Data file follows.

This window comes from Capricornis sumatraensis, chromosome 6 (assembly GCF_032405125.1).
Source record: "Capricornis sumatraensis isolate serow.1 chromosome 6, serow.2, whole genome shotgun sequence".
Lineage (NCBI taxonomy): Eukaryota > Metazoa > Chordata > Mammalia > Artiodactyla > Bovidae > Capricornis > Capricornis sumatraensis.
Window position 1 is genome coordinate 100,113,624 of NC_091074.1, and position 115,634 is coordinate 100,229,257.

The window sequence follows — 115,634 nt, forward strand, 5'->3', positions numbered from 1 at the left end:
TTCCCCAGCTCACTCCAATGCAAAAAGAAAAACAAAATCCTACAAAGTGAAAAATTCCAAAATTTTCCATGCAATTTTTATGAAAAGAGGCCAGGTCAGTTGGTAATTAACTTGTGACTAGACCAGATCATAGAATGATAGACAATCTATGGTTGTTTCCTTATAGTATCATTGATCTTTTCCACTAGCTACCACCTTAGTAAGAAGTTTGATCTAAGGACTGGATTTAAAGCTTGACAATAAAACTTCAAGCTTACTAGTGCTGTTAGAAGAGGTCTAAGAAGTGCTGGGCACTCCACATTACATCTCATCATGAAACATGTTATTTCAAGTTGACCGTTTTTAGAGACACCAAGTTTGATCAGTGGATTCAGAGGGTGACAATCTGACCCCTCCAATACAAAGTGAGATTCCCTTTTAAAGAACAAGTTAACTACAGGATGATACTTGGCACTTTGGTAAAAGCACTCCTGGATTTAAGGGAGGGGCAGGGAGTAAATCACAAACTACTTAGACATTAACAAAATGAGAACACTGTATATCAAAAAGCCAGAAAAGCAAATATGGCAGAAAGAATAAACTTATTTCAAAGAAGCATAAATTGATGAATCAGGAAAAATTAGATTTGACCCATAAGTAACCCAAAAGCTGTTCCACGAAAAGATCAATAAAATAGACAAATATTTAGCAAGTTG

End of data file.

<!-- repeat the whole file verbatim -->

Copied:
This window comes from Capricornis sumatraensis, chromosome 6 (assembly GCF_032405125.1).
Source record: "Capricornis sumatraensis isolate serow.1 chromosome 6, serow.2, whole genome shotgun sequence".
Lineage (NCBI taxonomy): Eukaryota > Metazoa > Chordata > Mammalia > Artiodactyla > Bovidae > Capricornis > Capricornis sumatraensis.
Window position 1 is genome coordinate 100,113,624 of NC_091074.1, and position 115,634 is coordinate 100,229,257.

The window sequence follows — 115,634 nt, forward strand, 5'->3', positions numbered from 1 at the left end:
TTCCCCAGCTCACTCCAATGCAAAAAGAAAAACAAAATCCTACAAAGTGAAAAATTCCAAAATTTTCCATGCAATTTTTATGAAAAGAGGCCAGGTCAGTTGGTAATTAACTTGTGACTAGACCAGATCATAGAATGATAGACAATCTATGGTTGTTTCCTTATAGTATCATTGATCTTTTCCACTAGCTACCACCTTAGTAAGAAGTTTGATCTAAGGACTGGATTTAAAGCTTGACAATAAAACTTCAAGCTTACTAGTGCTGTTAGAAGAGGTCTAAGAAGTGCTGGGCACTCCACATTACATCTCATCATGAAACATGTTATTTCAAGTTGACCGTTTTTAGAGACACCAAGTTTGATCAGTGGATTCAGAGGGTGACAATCTGACCCCTCCAATACAAAGTGAGATTCCCTTTTAAAGAACAAGTTAACTACAGGATGATACTTGGCACTTTGGTAAAAGCACTCCTGGATTTAAGGGAGGGGCAGGGAGTAAATCACAAACTACTTAGACATTAACAAAATGAGAACACTGTATATCAAAAAGCCAGAAAAGCAAATATGGCAGAAAGAATAAACTTATTTCAAAGAAGCATAAATTGATGAATCAGGAAAAATTAGATTTGACCCATAAGTAACCCAAAAGCTGTTCCACGAAAAGATCAATAAAATAGACAAATATTTAGCAAGTTG